National 'singing from a very different song sheet' on immigration post-election - Labour

By Craig McCulloch and Russell Palmer of RNZ

The Labour Party has conceded immigration settings may need to be tightened, but rejects National's criticism of its record.

Speaking on Morning Report on Monday, Prime Minister Christopher Luxon described the system as "a complete hash" which had gone from being "way too restrictive to way too loose" under Labour.

The latest migration figures are expected to be published on Tuesday, with the last update showing a record net gain of 118,800 in the year to September.

Labour's new immigration spokesperson Phil Twyford said Luxon's comments were "a little surprising" given National's calls over the past year.

"They were incessantly calling on Labour to loosen the rules, to bring more people in, to make it easier to bring in workers on temporary visas, so they're singing from a very different song sheet now."

Twyford defended the Labour government's record, saying ministers had opened up settings "for the good of the economy" given the acutely tight labour market.

"You've got to remember we were coming off the most extreme skill shortages that we've seen in memory.

"It probably is about time for striking a better balance. The indications from the data are that those skill shortages have largely been resolved."

Green Party immigration spokesperson Ricardo Menéndez March said National had been "hypocritical" in its approach and urged it against treating migrants as "expendable economic units".

"Political parties should be taking a step back and instead thinking about the lack of long-term planning when it comes to infrastructure," he said.

"The key conversation National should be having is not about treating migrants like economic units, but rather about things like: How do we make sure our migrant workforce is able to stay... rather than recycling people back and forth based on short-term needs."

He said terms like "opening the floodgates" were an anti-immigration dogwhistle, and called for the party to honour its pre-election commitments.

"The National Party spoke about the need to have a more streamlined immigration system when it came to residential pathways, and they need to honour those commitments now that they're in government."

Green Party immigration spokesperson Ricardo Menéndez March.
Green Party immigration spokesperson Ricardo Menéndez March. Photo credit: Ricardo Menéndez March / Facebook

Policy advice firm Iron Duke Partners managing director Phil O'Reilly, a former BusinessNZ chief executive, was reassured by the approach the new government seemed to be taking.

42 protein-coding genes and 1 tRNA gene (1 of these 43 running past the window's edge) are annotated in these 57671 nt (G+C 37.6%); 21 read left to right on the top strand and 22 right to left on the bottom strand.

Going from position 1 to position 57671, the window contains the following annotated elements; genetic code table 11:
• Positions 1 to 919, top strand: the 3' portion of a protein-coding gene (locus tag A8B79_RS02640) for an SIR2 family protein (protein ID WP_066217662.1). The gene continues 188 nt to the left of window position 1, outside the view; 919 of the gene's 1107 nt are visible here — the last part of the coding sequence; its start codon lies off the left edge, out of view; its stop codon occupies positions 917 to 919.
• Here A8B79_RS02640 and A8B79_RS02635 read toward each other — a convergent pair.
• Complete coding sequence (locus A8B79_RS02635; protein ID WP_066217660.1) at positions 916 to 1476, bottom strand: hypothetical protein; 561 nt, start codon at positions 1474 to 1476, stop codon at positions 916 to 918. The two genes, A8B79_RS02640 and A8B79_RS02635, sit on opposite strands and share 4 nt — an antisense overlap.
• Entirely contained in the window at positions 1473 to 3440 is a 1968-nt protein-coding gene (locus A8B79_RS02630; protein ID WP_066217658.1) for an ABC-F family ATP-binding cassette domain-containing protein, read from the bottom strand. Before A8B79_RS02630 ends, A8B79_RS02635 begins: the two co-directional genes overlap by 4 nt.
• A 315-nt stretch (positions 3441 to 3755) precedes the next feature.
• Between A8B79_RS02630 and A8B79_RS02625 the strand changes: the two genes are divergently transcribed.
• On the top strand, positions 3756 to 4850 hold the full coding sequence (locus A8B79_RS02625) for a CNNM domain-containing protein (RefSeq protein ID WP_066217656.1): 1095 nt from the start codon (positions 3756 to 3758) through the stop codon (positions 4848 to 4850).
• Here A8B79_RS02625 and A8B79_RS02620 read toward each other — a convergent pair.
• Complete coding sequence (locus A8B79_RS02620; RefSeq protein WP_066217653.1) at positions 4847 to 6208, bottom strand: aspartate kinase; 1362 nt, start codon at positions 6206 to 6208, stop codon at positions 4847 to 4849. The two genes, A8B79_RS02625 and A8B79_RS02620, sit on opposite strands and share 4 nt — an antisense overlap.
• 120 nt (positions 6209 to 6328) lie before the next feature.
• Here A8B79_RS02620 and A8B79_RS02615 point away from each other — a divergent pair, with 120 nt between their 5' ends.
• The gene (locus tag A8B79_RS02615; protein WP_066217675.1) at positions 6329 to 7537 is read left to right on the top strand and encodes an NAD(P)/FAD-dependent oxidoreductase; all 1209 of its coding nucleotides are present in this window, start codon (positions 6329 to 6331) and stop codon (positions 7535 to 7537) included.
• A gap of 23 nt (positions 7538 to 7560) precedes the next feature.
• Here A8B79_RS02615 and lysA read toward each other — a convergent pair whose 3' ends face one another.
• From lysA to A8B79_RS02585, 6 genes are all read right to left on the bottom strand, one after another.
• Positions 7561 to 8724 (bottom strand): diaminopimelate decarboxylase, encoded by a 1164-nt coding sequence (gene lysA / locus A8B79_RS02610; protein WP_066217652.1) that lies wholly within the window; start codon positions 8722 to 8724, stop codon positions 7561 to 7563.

He told RNZ the net migration figures seen now "probably feel too loose if it carries on forever", but the government should be focusing on targeting workforce need rather than a specific number.

"The question is not whether there's too many people coming in, it's whether the right people are coming in to fill those gaps that employers need, and other things like family reunification."

"Immigration policy should be taking into account the real needs of businesses and communities at any given time, so you definitely want a system that is nimble, that enables employers to get the talent that they need, and at the same time it doesn't exclude New Zealanders from the jobs that they want to do."

He said the current level of arrivals was partly the result of the previous government's "knee-jerk" response after the Covid-19 travel restrictions dropped.

"[It was] justified by the last Labour government as listening to employers, if you like, but at the same time I think the average employer would say 'we've got to have a balance here'."

"I am encouraged by the idea that says 'we need a strategy, we need a plan about immigration' because that'll actually give confidence not just for employers who might want to set up a business or grow their business ... but also migrants who might want to come to New Zealand."

Luxon later told reporters at the post-Cabinet media briefing he was not planning to set a cap on the number of migrants, saying no government could realistically achieve that.

"With our economic cycles being quite variable, the skills shortages that we need, it's a very dynamic sort of setup. All I'm foreshadowing to you is that actually the current levels of 118,000 net migration are not sustainable for New Zealand in the long term," he said.

He said it was about making sure there was rigour in application of inviting migrants to the country, and said another priority for the government was to get more New Zealanders off a benefit and into work.